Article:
Armor by Tom Digby
All my life the world has been getting smaller:
Far-off lands that were once the stuff of legend
Are now a mouse click away.
In a way that’s wonderful.
But in a way it isn’t.
For all that we have shrunk the world’s distances
We have not shrunk the world’s pain.
A whole wide world of suffering and despair
Comes into our living rooms every day,
Film at eleven.
How can any sane person stand it?
One word: Armor.
I go clanking through my day like some denizen of the Round Table,
My visor showing me the narrowest slices of the darkness without
As I strive to keep some flame of humanity burning within.
But I am still afraid:
Someday, when I gather with my friends in some safe space
And we decide to open ourselves to one another,
We may find that our armor has long been empty.
Sometimes A Man Stands Up During Supper
Rainer Maria Rilke
translated by Robert Bly
Sometimes a man stands up during supper
and walks outdoors, and keeps on walking,
because of a church that stands somewhere in the East.
And his children say blessings on him as if he were dead.
And another man, who remains inside his own house,
dies there, inside the dishes and in the glasses,
so that his children have to go far out into the world
toward that same church, which he forgot.
The laughter of women wipes the mist
from the spectacles of the old;
it infects them with a happy flu
and they laugh as if they were young again
Prisoners held in underground cells
imagine that they see daylight
when they remember the laughter of women
It runs across water that divides,
and reconciles two unfriendly shores
like flares that signal the news to each other
What a language it is, the laughter of women,
high-flying and subversive.
Long before law and scripture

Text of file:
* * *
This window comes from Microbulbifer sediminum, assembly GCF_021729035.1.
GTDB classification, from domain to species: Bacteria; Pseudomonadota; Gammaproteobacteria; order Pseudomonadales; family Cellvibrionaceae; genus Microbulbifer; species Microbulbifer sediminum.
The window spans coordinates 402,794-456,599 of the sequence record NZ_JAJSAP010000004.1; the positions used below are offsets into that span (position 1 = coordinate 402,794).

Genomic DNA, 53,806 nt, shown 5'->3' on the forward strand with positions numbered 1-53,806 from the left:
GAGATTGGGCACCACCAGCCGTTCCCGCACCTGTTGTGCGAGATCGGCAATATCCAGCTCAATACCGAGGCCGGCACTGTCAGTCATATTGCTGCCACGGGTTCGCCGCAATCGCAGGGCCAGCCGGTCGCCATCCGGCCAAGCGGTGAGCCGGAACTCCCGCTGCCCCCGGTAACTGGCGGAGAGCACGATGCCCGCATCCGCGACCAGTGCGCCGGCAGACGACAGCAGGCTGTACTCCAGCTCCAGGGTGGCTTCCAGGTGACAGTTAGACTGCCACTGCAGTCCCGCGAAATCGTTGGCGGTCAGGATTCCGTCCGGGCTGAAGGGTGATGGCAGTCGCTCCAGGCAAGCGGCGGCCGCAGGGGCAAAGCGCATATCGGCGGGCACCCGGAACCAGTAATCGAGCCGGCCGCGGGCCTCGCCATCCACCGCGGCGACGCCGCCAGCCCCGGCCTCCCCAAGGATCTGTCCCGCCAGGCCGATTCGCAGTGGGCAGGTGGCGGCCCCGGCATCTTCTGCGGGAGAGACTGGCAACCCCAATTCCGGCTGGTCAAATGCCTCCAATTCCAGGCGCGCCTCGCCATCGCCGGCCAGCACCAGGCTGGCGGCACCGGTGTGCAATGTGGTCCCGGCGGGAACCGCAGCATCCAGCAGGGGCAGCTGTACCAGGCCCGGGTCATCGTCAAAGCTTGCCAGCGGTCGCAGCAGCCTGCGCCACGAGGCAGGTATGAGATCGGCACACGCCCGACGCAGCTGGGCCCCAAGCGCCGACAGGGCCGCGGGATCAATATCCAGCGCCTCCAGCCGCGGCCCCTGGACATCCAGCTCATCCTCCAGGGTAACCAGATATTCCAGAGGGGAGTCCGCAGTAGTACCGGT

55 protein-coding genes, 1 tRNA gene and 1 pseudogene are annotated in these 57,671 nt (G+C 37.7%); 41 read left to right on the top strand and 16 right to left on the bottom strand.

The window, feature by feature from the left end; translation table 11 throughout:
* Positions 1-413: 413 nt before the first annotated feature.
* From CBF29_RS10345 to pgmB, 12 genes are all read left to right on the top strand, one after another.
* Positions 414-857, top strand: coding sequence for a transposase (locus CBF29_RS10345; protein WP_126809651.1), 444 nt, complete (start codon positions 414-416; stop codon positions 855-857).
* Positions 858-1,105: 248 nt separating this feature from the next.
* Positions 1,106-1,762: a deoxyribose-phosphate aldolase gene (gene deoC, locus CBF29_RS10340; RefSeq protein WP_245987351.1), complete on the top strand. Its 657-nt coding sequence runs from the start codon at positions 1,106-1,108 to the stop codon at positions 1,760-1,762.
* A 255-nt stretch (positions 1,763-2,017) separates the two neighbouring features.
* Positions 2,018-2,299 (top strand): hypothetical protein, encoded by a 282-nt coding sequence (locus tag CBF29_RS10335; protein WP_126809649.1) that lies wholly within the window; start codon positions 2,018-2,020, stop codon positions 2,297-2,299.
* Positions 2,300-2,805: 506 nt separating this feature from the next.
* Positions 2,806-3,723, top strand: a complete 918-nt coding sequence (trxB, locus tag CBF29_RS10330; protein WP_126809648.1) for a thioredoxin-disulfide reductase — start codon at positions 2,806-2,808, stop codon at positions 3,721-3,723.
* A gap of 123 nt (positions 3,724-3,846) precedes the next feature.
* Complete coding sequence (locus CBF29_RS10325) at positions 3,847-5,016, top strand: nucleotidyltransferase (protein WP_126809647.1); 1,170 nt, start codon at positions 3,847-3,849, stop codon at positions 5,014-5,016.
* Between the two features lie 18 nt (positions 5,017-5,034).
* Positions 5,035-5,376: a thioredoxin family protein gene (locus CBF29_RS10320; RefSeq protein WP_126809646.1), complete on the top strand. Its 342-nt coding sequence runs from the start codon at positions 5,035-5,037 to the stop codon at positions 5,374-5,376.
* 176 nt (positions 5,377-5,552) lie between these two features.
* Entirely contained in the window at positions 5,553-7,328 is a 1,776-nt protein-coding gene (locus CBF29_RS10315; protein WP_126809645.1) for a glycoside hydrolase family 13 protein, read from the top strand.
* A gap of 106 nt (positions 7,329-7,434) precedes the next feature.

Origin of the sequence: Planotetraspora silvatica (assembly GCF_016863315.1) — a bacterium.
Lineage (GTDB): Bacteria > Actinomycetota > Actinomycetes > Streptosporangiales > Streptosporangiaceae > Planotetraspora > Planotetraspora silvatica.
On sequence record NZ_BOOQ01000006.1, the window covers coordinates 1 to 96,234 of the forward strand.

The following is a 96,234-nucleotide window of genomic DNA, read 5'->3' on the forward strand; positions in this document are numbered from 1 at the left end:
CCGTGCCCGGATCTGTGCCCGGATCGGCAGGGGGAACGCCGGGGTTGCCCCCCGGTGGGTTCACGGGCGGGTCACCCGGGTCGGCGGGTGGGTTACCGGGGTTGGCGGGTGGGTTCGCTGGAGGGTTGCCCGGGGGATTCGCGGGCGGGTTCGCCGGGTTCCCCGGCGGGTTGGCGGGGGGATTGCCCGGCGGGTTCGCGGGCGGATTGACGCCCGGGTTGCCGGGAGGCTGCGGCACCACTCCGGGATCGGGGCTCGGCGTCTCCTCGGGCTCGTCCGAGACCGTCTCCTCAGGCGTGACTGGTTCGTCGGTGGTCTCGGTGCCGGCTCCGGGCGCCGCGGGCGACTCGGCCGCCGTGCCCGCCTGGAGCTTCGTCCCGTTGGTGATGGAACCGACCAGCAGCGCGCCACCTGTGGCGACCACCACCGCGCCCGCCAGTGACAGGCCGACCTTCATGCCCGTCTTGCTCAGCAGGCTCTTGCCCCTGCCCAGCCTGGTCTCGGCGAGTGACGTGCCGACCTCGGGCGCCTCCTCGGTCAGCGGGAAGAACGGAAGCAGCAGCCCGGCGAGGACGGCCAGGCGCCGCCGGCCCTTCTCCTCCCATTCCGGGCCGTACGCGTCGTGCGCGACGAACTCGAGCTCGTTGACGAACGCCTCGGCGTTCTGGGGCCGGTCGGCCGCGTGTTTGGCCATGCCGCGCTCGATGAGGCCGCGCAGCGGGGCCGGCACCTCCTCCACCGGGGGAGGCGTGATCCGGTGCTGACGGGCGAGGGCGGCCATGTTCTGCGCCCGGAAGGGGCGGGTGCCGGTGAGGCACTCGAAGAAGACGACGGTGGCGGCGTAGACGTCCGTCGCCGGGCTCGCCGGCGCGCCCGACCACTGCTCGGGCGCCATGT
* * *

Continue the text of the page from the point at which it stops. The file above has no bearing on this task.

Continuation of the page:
we heard the laughter, we understood freedom.
Spinning like a ghost
on the bottom of a
I’m haunted by all
the space that I
will live without
My long two-pointed ladder’s sticking through a tree
Toward heaven still,
And there’s a barrel that I didn’t fill
Beside it, and there may be two or three
Apples I didn’t pick upon some bough.
But I am done with apple-picking now.
Essence of winter sleep is on the night,
The scent of apples:
I am drowsing off.
I cannot rub the strangeness from my sight
I got from looking through a pane of glass
I skimmed this morning from the drinking trough
And held against the world of hoary grass.
It melted, and I let it fall and break.
But I was well
Upon my way to sleep before it fell,
And I could tell
What form my dreaming was about to take.
I thought the earth remembered me,
she took me back so tenderly,
arranging her dark skirts, her pockets
full of lichens and seeds.
I slept as never before, a stone on the river bed,
nothing between me and the white fire of the stars
but my thoughts, and they floated light as moths
among the branches of the perfect trees.
All night I heard the small kingdoms
breathing around me, the insects,
and the birds who do their work in the darkness.
All night I rose and fell, as if in water,
grappling with a luminous doom. By morning
I had vanished at least a dozen times
into something better.